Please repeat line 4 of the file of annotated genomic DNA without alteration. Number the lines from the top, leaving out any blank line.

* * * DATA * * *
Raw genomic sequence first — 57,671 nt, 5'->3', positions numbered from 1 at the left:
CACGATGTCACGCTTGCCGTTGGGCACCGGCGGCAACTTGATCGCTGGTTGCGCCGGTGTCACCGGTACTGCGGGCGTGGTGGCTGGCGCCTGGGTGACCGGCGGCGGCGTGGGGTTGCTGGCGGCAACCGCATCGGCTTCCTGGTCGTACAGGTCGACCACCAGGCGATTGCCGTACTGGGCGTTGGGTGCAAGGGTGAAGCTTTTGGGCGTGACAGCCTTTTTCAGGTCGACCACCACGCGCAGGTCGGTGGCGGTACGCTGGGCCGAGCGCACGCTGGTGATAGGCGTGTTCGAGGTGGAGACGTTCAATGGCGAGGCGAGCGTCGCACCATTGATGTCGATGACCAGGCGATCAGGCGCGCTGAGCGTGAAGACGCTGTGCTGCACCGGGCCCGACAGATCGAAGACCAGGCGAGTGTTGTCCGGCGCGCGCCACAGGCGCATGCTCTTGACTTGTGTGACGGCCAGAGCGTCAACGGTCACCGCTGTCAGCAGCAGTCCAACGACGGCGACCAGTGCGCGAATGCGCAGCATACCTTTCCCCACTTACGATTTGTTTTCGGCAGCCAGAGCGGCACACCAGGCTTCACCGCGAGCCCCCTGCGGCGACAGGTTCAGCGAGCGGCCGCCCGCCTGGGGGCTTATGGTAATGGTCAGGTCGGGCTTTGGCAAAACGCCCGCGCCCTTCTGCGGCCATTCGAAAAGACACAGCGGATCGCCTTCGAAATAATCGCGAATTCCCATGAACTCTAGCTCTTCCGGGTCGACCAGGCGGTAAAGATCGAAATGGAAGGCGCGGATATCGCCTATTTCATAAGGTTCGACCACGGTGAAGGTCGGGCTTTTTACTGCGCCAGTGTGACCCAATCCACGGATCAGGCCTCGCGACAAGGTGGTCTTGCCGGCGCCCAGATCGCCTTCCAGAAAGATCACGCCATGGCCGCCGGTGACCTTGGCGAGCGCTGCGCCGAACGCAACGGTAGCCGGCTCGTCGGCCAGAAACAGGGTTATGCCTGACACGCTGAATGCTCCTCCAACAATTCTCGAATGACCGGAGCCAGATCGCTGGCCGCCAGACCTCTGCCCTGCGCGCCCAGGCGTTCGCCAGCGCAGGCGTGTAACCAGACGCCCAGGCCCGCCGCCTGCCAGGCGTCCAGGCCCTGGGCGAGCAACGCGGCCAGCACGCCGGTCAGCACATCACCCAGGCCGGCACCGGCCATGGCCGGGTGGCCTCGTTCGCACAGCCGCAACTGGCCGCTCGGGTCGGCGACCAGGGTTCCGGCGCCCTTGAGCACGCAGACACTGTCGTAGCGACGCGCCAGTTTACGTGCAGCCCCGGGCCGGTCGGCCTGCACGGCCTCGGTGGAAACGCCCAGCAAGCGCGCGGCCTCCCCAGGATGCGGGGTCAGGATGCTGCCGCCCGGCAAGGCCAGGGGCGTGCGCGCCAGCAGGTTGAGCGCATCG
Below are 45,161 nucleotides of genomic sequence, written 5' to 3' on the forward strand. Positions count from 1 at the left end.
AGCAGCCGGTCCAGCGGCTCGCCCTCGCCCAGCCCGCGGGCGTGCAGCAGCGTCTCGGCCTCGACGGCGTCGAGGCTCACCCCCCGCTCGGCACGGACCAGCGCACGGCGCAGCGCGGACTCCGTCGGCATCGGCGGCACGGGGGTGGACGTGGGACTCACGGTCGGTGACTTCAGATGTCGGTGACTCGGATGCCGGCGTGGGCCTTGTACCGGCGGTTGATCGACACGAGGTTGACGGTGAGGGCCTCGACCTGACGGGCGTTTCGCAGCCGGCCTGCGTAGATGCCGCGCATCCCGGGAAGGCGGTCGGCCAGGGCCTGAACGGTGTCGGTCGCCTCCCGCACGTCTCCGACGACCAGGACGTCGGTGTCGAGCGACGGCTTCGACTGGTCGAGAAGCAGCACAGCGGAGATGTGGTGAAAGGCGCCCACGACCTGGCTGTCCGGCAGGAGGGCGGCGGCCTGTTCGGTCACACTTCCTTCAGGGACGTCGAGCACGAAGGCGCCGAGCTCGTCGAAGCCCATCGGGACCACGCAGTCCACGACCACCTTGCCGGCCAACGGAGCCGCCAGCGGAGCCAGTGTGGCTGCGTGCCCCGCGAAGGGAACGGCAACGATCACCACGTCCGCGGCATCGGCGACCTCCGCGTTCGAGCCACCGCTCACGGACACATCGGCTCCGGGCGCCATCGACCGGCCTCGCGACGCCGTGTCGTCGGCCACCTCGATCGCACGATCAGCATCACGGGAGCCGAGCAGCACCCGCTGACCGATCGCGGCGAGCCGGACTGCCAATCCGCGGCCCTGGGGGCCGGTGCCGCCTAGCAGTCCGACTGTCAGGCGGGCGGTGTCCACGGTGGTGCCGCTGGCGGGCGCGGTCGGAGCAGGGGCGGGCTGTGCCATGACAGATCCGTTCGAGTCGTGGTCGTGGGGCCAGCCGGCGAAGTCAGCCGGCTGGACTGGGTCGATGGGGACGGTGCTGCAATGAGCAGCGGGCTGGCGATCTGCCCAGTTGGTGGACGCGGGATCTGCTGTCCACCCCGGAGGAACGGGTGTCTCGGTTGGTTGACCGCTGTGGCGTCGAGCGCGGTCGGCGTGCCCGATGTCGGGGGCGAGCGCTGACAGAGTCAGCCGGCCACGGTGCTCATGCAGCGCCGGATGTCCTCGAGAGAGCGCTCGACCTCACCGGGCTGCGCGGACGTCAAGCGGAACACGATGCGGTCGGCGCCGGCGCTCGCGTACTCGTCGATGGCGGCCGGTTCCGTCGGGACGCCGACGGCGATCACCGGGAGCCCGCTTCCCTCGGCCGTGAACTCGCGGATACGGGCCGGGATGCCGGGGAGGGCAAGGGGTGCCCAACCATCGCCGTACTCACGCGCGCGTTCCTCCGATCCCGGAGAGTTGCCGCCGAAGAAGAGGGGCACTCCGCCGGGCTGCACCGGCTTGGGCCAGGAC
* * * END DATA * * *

AGCAGCCGGTCCAGCGGCTCGCCCTCGCCCAGCCCGCGGGCGTGCAGCAGCGTCTCGGCCTCGACGGCGTCGAGGCTCACCCCCCGCTCGGCACGGACCAGCGCACGGCGCAGCGCGGACTCCGTCGGCATCGGCGGCACGGGGGTGGACGTGGGACTCACGGTCGGTGACTTCAGATGTCGGTGACTCGGATGCCGGCGTGGGCCTTGTACCGGCGGTTGATCGACACGAGGTTGACGGTGAGGGCCTCGACCTGACGGGCGTTTCGCAGCCGGCCTGCGTAGATGCCGCGCATCCCGGGAAGGCGGTCGGCCAGGGCCTGAACGGTGTCGGTCGCCTCCCGCACGTCTCCGACGACCAGGACGTCGGTGTCGAGCGACGGCTTCGACTGGTCGAGAAGCAGCACAGCGGAGATGTGGTGAAAGGCGCCCACGACCTGGCTGTCCGGCAGGAGGGCGGCGGCCTGTTCGGTCACACTTCCTTCAGGGACGTCGAGCACGAAGGCGCCGAGCTCGTCGAAGCCCATCGGGACCACGCAGTCCACGACCACCTTGCCGGCCAACGGAGCCGCCAGCGGAGCCAGTGTGGCTGCGTGCCCCGCGAAGGGAACGGCAACGATCACCACGTCCGCGGCATCGGCGACCTCCGCGTTCGAGCCACCGCTCACGGACACATCGGCTCCGGGCGCCATCGACCGGCCTCGCGACGCCGTGTCGTCGGCCACCTCGATCGCACGATCAGCATCACGGGAGCCGAGCAGCACCCGCTGACCGATCGCGGCGAGCCGGACTGCCAATCCGCGGCCCTGGGGGCCGGTGCCGCCTAGCAGTCCGACTGTCAGGCGGGCGGTGTCCACGGTGGTGCCGCTGGCGGGCGCGGTCGGAGCAGGGGCGGGCTGTGCCATGACAGATCCGTTCGAGTCGTGGTCGTGGGGCCAGCCGGCGAAGTCAGCCGGCTGGACTGGGTCGATGGGGACGGTGCTGCAATGAGCAGCGGGCTGGCGATCTGCCCAGTTGGTGGACGCGGGATCTGCTGTCCACCCCGGAGGAACGGGTGTCTCGGTTGGTTGACCGCTGTGGCGTCGAGCGCGGTCGGCGTGCCCGATGTCGGGGGCGAGCGCTGACAGAGTCAGCCGGCCACGGTGCTCATGCAGCGCCGGATGTCCTCGAGAGAGCGCTCGACCTCACCGGGCTGCGCGGACGTCAAGCGGAACACGATGCGGTCGGCGCCGGCGCTCGCGTACTCGTCGATGGCGGCCGGTTCCGTCGGGACGCCGACGGCGATCACCGGGAGCCCGCTTCCCTCGGCCGTGAACTCGCGGATACGGGCCGGGATGCCGGGGAGGGCAAGGGGTGCCCAACCATCGCCGTACTCACGCGCGCGTTCCTCCGATCCCGGAGAGTTGCCGCCGAAGAAGAGGGGCACTCCGCCGGGCTGCACCGGCTTGGGCCAGGAC